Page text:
In the center of San Francisco’s Chinatown, about half a dozen young people are gathered in a meeting room, hunched over large pieces of poster paper. They’re working on “selfie” portraits, sketching and painting images of themselves with watercolor or acrylic paint.
During one evening in September, the event’s coordinator, Maria Hu Wu, encouraged participants to start reflecting on the next art project on the list; depicting what home means to them on small wooden squares.
“How do you define home?” Wu asks. “A lot of children from immigrant parents are always moving, escaping, leaving their country. They have many homes, sometimes they don’t have a place to call home, sometimes it’s not the place, it’s the people they call home. So this is for you to explore the idea of what do you define as home.”
The workshop is called Flip The Script. It’s a monthly event that runs from July through November. A final workshop in December will serve as a pop-up art gallery event featuring the art participants created. And they are planning another set of workshops for next year.
“There's a lot of psychological baggage behind us and this is a space for [participants] to unpack,” says coordinator Wu. “We provide a space for them to really tell their stories and find community.”
Wu says being vocal helps young undocumented Asian and Pacific Islanders identify with each other, build a support system and share resources.
“In my case, I didn’t know there were more people [like me] until my classmate told me about ASPIRE,” says Wu, who is herself undocumented. “And I was like, ‘Wow, this has totally changed my life.”
ASPIRE leaders say the concept for Flip The Script came about last summer when immigration was just starting to become the focus of the presidential election.
Republican nominee Donald Trump, through much of his campaign, has focused on building a wall on America’s southern border as part of his immigration platform. He says it would stem the flow of undocumented immigrants.
But many advocates say the focus on the southern border, does not reflect the fact that the fastest growing segment of unauthorized immigrants is people coming from Asian countries.
According to Pew Research, the number of unauthorized immigrants from Mexico in the US has declined from 6.9 million in 2007 to 5.8 million in 2014. Meanwhile, an estimated 1.45 million of the nation’s 11 million undocumented immigrants are people from Asian countries, up from 1.3 million in 2009.
People from Asia make up about 13 percent of the overall undocumented population. In fiscal year 2015, according to government reports, nearly 150,000 people were deported to Mexico but only about 700 people who were deported to China and India — the two largest sources of unauthorized immigration from Asian countries, according to the Migration Policy Institute.
“I think it's becoming increasingly important for the community to not remain silent and to actually speak out about immigration issues,” says Jenny Zhao an attorney with the civil rights group Asian Americans Advancing Justice. “And I think that goes both for the need for immigration reform and a pathway to citizenship and also for the issue of immigration enforcement and deportation.”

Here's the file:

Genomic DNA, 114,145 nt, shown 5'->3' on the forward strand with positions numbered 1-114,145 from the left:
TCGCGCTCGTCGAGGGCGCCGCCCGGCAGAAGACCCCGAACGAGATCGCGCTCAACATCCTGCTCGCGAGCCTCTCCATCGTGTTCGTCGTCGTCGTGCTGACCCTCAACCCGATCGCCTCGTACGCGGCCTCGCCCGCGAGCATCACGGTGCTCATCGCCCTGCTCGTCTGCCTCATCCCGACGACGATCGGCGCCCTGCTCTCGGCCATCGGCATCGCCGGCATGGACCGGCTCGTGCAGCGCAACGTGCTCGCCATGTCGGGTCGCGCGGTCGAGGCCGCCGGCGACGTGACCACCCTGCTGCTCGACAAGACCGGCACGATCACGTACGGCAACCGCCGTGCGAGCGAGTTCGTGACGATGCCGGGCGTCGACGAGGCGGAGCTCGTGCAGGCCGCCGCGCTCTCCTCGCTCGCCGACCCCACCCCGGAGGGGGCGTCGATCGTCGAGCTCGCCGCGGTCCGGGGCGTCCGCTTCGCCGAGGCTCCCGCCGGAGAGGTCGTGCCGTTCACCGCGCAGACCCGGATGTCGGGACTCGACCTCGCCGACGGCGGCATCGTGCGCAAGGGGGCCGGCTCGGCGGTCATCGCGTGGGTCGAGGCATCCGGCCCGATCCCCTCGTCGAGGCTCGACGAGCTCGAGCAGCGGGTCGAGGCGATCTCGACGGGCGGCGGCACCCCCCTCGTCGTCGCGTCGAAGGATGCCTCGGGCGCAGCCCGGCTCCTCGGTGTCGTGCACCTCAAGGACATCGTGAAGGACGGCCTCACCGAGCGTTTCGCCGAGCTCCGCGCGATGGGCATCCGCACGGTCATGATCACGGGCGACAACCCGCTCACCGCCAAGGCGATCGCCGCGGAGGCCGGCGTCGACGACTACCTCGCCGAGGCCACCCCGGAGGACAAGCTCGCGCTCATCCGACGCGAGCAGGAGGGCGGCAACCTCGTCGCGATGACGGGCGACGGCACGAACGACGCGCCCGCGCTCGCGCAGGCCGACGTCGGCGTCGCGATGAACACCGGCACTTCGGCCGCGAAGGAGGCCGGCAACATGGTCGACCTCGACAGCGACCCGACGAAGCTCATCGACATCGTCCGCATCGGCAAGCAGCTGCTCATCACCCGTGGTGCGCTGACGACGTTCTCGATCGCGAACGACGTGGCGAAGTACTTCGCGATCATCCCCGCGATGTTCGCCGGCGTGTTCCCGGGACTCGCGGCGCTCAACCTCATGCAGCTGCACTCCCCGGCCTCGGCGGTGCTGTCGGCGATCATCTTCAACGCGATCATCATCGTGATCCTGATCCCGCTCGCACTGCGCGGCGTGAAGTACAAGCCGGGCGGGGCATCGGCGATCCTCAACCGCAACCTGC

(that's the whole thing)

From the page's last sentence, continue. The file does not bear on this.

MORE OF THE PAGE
In addition to rhetoric around immigration, Megan Essaheb, also with Asian Americans Advancing Justice, says the conversation around refugees should be equally troubling for Asian Americans. Trump, for example, has called for “extreme vetting” for people coming as refugees from Syria.
She points out that many of those who came from Vietnam and other Southeast Asian countries came to the US as refugees.
“We’ve been trying to engage those discussions and make sure prejudice doesn't play in our decision on who we welcome in America,” says Essaheb.
Many advocates say the model minority myth persists among Asian groups and prevents individuals from being open about their immigration status.
“I think there is this perception, that is along the model minority myth, that API immigrants tend to be successful entrepreneurs, that they are immigrating legally and doing it ‘the right way,’” says Zhao. “[But] there's a lot of diversity within the API community and that extends to immigration status.”
Wu points to recent events, specifically the 2015 fatal shooting of 32-year-old Kate Steinle on San Francisco’s Pier 14, which galvanized anti-immigration proponents. An undocumented immigrant is being charged with second-degree murder in the case.
Wu says the backlash against undocumented immigrants after the incident and the uncertainty around the presidential elections are reasons why many in the AAPI community are reluctant to talk about their immigration status.
“I think some of us have tried to play it safe,” says Wu. “The uncertainty ... it’s what some of us just are afraid of.”
Being undocumented herself, Wu says she understands the fear. She only started speaking publicly about her status last year. She says she is still nervous about retelling her story of how she came to the US.
Wu actually didn’t migrate from Asia. She was born in Sonora, Mexico, to Chinese parents. When she was 17, Wu came to the US with her sister. She thought she would only be here temporarily — she came on a tourist visa — but ended up staying in the country. It wasn’t until later that she discovered she did not have authorization to be in the US long-term.
Wu says she feels compelled to share her story so she can help others find a community.
“As a person who doesn't qualify for anything, I felt like I was alone, ” says Wu, who is not eligible for the Deferred Action for Childhood Arrivals. “I feel like, there's a reason why I'm here. If I can reach out to someone who wasn't able to talk about their status or their issues, I'll be that person. And if it's going to be hard, it's going to be hard. But I will make my way through it because that's how my mom raised me.”
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